Finally, a way to get kids to eat their veggies. It's called Yumit, and it was born when Rodrigo Gorosterrazu, a creative technologist at the Argentinian firm Wunderman, was complaining about trying to get his daughter to eat what was on her plate. "Talking about Popeye and the benefits of spinach, or about eating carrots to improve your vision, no longer convinces this generation," he says. The Wunderman team knew there must be a technology-based way to make mealtime interesting to kids, but that would not distract them from eating.
Enter the Yumit. There is nothing like dangling a carrot in order to get your child to eat a carrot, writes Liz Stinson of Wired. The interactive dinner tray converts what the child eats into virtual energy that can be used for upgrades and extras on mobile games.
A strip of multi-colored LEDs encircle the Yumit plate, changing from white to green as kids eat more of their food. The purpose is to give the kids some visual feedback and to motivate continued eating. The plate rests on a scale that measures the weight of each bite, so as the peas and carrots are eaten, the data is transmitted by Bluetooth to an app.
"For example," says Gorosterrazu. "[parents] will know how long it takes them to chew their food by measuring the time between bites, as well as how long their children take to eat and the total amount of food they consume."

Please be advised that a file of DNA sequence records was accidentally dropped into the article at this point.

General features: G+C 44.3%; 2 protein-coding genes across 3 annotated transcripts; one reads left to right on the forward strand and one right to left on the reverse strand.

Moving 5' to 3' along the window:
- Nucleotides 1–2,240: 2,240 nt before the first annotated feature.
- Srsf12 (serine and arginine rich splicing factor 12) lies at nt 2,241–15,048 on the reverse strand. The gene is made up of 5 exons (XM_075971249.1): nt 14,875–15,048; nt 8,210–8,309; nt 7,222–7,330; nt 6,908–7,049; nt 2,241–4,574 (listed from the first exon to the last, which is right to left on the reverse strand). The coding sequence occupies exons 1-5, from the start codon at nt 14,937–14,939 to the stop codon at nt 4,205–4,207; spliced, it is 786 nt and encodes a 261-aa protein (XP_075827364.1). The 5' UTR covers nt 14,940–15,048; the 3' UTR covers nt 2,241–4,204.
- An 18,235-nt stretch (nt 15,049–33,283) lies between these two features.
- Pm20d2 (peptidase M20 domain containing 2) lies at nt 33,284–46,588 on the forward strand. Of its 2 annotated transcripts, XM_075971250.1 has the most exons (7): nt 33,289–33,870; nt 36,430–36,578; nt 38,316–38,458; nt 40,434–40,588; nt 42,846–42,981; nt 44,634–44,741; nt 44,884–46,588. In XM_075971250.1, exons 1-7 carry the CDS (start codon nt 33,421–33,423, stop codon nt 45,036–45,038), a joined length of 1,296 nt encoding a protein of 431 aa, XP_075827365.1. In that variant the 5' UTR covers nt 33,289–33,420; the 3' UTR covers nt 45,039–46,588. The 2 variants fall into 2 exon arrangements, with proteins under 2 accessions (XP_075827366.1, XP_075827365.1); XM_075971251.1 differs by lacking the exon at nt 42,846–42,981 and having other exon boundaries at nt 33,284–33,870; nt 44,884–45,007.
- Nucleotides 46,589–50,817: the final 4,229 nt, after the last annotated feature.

As good as all this data is, the coolest thing about Yumit is that it translates the actual, physical energy into a virtual points system in real time so kids can learn about why food is important. Now, the Wunderman team is developing games that will put the virtual energy to use and plan to eventually integrate the energy into popular games.
In the beginning of its development, the team considered a punishment if kids did not eat their vegetables, such as locking kids out of the game, but kids responded in a better way to positive reinforcement.
According to a report from Boston University School of Medicine, too much interactive screen time is impairing children's social and emotional development, says Froma Harrop, writing for the Sun Journal.
"If these devices become the predominant method to calm and distract young children," the researchers write, "will they be able to develop their own internal mechanisms of self-regulation?"
Will this gadget add new temptations to the growing pile of technological addictions? Picture children gulping down spoonfuls of food so they can get to the video game faster. The Boston University research showed that young children learn best through direct human-to-human interaction, which could take the form of a civilized dining routine which includes healthful food that happens to be delicious, and children watching adults enjoying and eating their peas.
On the Yumit site, the makers suggest that Yumit "helps them focus on their food by turning meal times into a fun game." Yumit, says the site, holds the attention of kids at mealtime and makes mealtimes an "interactive experience."